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Food loss on farms occurs when edible food is not harvested or is harvested but neither sold nor donated.

Twenty-four growers from around Vermont were interviewed in January 2017 as part of Salvation Farms’ research. The goal was to better understand growers’ perspectives and insights into how best to reduce food loss on Vermont farms. A report detailing these perspectives has recently been released by the organization.

Vermont vegetable, berry and fruit growers are very interested in finding new markets for their surplus produce. Some growers already access these markets, such as selling their surplus to restaurants, schools and other institutions that are willing and able to minimally process and cook the produce. Others sell select surplus produce to value-added processors, such as beer-makers, cider-makers, jam-makers and juicers. Overall, there is interest in expanding these markets to be able to sell more of a product and/or other products. Vermont growers are also willing to sell surplus produce at lower prices to these to-be-developed markets, although are wary of inadvertently impacting their “firsts” prices in the market.

A number of growers point to the tension between growing good, local products and consumer-buyer desire for cosmetically perfect produce. While a number don’t believe the public perception can change, others are interested in public-education campaigns to increase local consumption of seconds, in addition to local produce overall.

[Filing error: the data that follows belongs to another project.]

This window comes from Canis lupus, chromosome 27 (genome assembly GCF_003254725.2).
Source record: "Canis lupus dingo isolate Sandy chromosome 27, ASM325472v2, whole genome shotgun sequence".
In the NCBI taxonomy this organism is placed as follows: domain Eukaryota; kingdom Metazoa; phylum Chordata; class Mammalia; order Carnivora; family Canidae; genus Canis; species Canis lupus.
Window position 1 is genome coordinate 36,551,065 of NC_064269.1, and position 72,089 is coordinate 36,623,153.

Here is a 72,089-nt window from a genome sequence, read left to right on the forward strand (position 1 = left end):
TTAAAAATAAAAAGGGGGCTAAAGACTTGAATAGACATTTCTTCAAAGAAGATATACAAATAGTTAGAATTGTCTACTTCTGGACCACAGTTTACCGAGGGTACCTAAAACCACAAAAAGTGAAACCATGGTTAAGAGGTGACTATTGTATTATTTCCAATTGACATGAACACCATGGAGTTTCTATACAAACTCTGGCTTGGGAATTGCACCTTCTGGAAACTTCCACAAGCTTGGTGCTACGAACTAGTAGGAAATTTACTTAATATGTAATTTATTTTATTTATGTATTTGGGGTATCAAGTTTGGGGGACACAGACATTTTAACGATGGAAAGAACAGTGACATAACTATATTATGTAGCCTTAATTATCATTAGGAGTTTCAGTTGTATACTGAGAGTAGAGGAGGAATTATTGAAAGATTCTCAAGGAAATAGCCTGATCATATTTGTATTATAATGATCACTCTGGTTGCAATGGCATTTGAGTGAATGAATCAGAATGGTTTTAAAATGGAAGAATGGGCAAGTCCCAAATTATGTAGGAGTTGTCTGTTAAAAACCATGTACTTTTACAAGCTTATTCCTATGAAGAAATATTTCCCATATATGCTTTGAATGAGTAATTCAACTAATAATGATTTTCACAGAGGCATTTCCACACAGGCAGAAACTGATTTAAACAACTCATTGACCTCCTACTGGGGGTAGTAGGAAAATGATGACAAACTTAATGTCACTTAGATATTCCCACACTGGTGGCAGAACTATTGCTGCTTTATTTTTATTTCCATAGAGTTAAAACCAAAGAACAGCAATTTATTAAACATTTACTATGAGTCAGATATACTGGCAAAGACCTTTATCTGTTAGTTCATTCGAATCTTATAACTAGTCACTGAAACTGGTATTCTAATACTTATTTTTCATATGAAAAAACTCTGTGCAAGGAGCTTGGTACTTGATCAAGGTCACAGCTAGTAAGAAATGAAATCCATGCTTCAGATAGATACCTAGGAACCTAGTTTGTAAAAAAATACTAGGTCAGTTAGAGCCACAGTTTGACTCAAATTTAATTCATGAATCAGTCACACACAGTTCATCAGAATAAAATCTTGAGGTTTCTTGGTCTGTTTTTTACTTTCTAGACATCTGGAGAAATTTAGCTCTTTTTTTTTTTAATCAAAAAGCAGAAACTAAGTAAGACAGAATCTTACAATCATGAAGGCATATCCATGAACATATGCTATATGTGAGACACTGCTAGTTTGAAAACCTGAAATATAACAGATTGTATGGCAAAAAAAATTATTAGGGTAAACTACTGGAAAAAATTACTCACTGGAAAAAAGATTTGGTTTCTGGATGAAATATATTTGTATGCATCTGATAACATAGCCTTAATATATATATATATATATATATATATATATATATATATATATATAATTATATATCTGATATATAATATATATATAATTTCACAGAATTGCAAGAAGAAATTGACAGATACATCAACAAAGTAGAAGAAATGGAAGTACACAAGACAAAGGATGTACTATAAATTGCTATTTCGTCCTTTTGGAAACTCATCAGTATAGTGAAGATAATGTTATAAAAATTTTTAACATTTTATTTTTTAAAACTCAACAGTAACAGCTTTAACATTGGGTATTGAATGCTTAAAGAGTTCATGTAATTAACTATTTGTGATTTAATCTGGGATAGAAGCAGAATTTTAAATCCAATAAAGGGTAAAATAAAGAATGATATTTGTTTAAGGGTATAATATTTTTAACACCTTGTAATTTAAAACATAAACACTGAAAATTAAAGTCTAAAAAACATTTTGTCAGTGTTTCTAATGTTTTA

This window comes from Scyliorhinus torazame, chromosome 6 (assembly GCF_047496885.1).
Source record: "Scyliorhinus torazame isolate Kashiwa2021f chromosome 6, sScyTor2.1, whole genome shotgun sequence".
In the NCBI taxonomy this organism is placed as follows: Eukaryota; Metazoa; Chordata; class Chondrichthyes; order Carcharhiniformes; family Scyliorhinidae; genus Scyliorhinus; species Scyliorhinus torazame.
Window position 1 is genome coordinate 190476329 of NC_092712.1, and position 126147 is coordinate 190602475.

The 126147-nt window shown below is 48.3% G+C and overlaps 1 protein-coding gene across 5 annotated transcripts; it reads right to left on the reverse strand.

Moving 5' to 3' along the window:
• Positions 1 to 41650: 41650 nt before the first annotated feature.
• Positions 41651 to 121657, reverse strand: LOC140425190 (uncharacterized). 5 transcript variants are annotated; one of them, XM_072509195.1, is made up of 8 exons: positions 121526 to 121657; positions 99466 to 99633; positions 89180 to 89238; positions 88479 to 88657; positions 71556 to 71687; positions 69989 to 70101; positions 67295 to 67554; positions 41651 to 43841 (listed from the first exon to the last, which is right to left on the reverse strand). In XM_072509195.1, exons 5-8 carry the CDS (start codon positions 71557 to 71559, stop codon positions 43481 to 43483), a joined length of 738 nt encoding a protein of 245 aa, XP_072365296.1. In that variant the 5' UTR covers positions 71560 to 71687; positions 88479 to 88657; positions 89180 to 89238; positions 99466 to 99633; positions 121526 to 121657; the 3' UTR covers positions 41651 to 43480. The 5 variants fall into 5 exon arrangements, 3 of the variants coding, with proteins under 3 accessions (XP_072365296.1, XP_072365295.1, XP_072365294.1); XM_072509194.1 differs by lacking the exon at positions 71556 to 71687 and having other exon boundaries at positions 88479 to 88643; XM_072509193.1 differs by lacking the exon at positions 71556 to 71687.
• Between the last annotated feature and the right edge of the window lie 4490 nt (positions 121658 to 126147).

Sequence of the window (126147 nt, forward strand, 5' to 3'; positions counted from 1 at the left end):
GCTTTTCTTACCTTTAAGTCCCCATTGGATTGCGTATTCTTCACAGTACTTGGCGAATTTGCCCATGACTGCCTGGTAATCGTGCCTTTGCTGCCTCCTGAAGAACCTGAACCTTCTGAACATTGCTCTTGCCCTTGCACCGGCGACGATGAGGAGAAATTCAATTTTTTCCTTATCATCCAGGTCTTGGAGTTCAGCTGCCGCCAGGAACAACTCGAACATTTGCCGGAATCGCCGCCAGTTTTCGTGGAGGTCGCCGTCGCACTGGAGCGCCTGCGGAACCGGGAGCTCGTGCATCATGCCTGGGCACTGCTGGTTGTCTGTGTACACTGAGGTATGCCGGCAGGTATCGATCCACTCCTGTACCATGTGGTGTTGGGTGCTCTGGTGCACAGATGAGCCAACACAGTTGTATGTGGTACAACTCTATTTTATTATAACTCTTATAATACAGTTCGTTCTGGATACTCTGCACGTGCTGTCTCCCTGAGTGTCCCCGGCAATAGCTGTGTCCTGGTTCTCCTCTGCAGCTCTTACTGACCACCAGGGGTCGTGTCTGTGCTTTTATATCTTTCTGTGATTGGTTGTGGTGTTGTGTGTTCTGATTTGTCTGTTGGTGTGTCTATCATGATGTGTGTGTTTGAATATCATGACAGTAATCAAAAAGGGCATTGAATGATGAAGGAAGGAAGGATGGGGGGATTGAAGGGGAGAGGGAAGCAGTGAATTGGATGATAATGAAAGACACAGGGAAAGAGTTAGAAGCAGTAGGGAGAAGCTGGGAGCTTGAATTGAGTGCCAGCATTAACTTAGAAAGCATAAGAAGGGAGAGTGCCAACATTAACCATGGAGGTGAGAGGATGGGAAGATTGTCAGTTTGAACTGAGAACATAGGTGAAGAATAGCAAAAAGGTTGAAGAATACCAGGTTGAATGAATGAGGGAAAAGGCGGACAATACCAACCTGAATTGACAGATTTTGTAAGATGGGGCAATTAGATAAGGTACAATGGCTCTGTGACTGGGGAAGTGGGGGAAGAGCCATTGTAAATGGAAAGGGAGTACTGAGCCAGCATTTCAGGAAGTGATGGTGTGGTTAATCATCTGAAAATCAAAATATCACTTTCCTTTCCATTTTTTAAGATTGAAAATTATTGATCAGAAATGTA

Vermont growers also discuss in detail the current landscape of donations in the state. Many emphasize the often unaccounted-for costs associated with donating produce, and highlight key recommendations to strengthen the donation system, such as more assistance in picking up and transporting produce to donation recipients.

Gleaning operations throughout the state — where volunteers visit farms to pick unharvested produce and/or transport harvested surplus produce — are taken advantage of by a number of growers interviewed. Both growers who have and haven’t worked with gleaners identified a series of ways in which this volunteer assistance could be improved, thereby capturing more produce and facilitating more donations.

A number of growers noted that certain growing techniques, including the common practice of planting more than is needed in order to ensure that orders can be filled, are key areas where food loss can be reduced. However, further research is needed to understand which of these practices are common, and if/how much they contribute to food loss.

Based on the common theses that emerged from the interviews, Salvation Farms’ report recommends seven actions to respond to food loss in Vermont. This new report from the organization contributes to a small but growing collection of research on agricultural food loss in America. To learn more about Salvation Farms and to view the full report, visit www.salvationfarms.org.

Theresa Snow is Salvation Farms executive director in Morrisville.

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